In agriculture, where global population is growing and diets are becoming more protein rich, but arable land is finite. The only way to meet the demand of the growing world population is to increase yields. Hence, we want to own companies that can increase yields. Here, we like Mosaic and Monsanto. Similarly, our planet faces a serious water challenge. Less than 1% of the total water available on earth is fresh water, and this percentage is declining due to factors such as the draining of aquifers, increased pollution and climate change. Meanwhile, demand for fresh water is rising rapidly due to population growth, industrial expansion, and increased agricultural development, with consumption estimated to double every 20 years. Companies like Xylem are well positioned to address these problems. We also like technology, where changes are making the world more efficient or secure. We want to own companies that benefit from these technology changes. We like Checkpoint, Qualcomm, Apple, and EMC here. Energy infrastructure, when the U.S. finds huge new resources and needs ways to get them to market, we want to own pipelines (Enterprise Products Partners, Energy Transfer, Kinder Morgan) to do that. Even energy itself, where we think growing demand from emerging consumers’ emulating a developed world lifestyle and the comforts that come with it will continue to drive long-term demand for oil, and we have exposure via Apache, Noble Energy, and Schlumberger. We also see opportunity from demographic trends, where companies will benefit from an aging boomer population (TEVA) or as another large and fast-growing cohort, the Millennials, come of age and flex their spending power in different ways. Google, Apple, 21st Century Fox are plays on the rising Millennial demographic. Finally, the emerging market consumer is coming out of poverty and has growing buying power. Qualcomm, Apple and Las Vegas Sands all stand to gain from rising emerging market consumer wealth.
One segment of the portfolio where prices suffered dramatically last month was energy infrastructure (structured as Master Limited Partnerships). These companies own thousands of miles of oil and natural gas pipelines and are primarily paid fixed fees based on the volume of the hydrocarbons flowing through them as opposed to the price of the oil and gas flowing through them; they are, in essence, a toll road transporting energy for a fee. During the last month or so many investors have sold these stocks fearing that 1) the debt they use to fund growth will become unavailable and they will have to cut distributions to finance future growth; 2) they won’t be able to grow due to a lack of demand; or 3) the energy-company customers could go bankrupt. We believe these views are short-sighted and misinformed. In 2008, the debt markets were completely closed for months and oil hit prices comparable to today and yet the MLPs were fine. The current situation is much better than 2008. Then banks were imploding and the stress in the credit markets was extreme. Today, there is hardly any. Then oil hit $40 per barrel because demand imploded. Today oil is in the $40s because we have found a plethora of oil in the United States. How is that oil going to get to market? Only by way of new pipelines that have been contracted in advance. We believe the distributions for your pipelines are secure and, indeed, will grow in the future. Most of the market didn’t share our view this month, but we think it will eventually come around and, fortunately, your time horizon is longer than a single month. In the mean time you will keep collecting tax-deferred distributions. Indeed, as of the first week of October the MLPs have come roaring back.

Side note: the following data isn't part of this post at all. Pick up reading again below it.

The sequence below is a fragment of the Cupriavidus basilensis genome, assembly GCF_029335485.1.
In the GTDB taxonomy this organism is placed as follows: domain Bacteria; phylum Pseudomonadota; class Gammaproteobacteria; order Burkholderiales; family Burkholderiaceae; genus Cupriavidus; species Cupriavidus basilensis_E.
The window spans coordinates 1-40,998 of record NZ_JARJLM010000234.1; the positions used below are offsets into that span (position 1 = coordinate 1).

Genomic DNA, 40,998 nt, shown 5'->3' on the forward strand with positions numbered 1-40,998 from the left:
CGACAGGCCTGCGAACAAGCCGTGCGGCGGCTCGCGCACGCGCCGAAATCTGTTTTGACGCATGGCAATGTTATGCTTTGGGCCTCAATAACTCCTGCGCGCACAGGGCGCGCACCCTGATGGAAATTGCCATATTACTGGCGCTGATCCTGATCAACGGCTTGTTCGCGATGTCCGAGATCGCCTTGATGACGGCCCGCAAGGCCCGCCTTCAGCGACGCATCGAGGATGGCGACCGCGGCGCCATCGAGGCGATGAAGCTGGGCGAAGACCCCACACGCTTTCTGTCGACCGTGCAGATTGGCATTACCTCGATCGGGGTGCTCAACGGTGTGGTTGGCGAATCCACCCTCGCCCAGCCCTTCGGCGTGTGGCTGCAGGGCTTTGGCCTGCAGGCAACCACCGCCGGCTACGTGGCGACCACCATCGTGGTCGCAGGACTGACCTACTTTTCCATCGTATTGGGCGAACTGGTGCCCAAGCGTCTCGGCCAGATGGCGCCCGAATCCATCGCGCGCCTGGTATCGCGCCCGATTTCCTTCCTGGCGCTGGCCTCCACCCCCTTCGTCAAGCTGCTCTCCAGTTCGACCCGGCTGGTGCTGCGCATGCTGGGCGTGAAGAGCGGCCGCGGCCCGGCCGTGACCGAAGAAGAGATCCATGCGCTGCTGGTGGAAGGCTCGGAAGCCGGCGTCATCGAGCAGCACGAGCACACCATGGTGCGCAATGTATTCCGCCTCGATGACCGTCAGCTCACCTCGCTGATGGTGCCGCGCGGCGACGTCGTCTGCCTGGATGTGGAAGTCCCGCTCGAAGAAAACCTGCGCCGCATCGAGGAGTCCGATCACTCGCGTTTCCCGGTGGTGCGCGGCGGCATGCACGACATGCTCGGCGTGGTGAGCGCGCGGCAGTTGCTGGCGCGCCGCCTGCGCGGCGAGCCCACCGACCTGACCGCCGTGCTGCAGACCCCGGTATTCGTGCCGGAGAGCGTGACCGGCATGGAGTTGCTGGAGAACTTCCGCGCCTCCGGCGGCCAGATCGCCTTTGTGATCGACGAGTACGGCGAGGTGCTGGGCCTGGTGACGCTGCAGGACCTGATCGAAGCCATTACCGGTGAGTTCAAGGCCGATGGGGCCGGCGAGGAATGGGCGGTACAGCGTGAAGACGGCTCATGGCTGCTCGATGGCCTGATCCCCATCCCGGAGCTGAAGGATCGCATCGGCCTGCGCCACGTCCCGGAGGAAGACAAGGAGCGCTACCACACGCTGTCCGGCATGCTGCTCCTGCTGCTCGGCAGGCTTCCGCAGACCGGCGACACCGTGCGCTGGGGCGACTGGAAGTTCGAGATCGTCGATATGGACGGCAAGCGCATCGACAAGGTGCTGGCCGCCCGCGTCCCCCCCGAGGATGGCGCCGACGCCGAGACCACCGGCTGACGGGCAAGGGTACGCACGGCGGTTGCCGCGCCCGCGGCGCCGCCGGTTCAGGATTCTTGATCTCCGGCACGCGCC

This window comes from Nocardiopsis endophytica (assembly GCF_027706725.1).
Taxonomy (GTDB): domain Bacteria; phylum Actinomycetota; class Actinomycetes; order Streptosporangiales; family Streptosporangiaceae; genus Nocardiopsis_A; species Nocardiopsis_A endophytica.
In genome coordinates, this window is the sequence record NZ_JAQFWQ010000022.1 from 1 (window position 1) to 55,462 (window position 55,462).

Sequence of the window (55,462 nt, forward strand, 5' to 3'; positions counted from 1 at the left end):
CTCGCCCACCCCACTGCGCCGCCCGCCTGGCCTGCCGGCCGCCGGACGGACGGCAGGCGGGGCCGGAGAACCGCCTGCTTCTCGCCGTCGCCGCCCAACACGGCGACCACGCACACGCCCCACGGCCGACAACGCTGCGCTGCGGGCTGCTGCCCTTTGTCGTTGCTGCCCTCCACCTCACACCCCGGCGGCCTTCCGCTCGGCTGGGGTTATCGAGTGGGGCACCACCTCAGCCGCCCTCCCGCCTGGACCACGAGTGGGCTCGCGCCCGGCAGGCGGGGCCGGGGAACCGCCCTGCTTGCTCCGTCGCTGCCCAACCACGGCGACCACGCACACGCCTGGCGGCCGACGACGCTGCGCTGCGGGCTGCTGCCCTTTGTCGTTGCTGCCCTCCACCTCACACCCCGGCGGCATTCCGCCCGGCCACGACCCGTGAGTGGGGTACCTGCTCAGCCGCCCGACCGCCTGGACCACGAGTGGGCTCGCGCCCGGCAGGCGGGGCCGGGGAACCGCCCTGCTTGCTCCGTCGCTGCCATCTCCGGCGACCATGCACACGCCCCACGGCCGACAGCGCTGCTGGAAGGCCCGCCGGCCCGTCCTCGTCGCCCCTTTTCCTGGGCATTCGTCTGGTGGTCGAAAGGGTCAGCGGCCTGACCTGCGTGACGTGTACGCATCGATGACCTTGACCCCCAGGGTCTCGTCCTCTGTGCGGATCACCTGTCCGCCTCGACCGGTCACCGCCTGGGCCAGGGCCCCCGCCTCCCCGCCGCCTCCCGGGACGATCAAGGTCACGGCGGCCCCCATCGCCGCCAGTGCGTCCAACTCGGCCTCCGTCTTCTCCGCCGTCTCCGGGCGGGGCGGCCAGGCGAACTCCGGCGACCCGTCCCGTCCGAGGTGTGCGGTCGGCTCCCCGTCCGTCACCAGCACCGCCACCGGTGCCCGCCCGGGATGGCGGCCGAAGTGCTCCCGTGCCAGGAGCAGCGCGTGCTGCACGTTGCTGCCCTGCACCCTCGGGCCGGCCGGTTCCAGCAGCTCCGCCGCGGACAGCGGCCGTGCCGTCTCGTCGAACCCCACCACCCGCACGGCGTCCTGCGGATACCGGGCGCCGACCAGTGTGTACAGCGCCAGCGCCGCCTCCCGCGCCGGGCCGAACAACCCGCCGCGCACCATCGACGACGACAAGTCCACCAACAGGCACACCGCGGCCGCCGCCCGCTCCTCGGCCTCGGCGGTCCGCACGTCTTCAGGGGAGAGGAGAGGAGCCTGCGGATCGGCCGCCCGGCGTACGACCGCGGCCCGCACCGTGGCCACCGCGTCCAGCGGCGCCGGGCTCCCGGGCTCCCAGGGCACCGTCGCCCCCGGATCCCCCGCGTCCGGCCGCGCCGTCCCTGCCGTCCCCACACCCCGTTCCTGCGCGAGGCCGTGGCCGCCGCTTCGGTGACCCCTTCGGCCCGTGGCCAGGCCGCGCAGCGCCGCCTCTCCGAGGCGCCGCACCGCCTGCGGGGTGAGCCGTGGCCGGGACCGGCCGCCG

There are always bumps in the road. Currencies fluctuate, temporary oversupply happens in every industry from time to time. The weather can impact agriculture in any particular season. But the companies we own are sound and have the necessary resources to survive the temporary bumps and thrive when they are over. Our first filter is on the quality of the company, its management and its balance sheet to ensure that the companies we own can manage through difficult periods.
Jeremy Siegel, an icon to professional investors spent over 400 pages in his book Stocks for the Long Run (5th ed.) justifying why one should own stocks. After examining asset classes and their returns for more than the last 100 years, he determined that a diversified portfolio of stocks outperformed every other asset class by a substantial margin. A subtitle for the book should be “how to keep your money.” As Warren Buffett has said, in the short term, the market is a voting machine driven by opinion. In the long term, it is a weighing machine driven by cash flows and dividends paid out from them. The companies that you own are sound and will come through this volatility fine.
Penn Davis McFarland, Inc.
October 5, 2015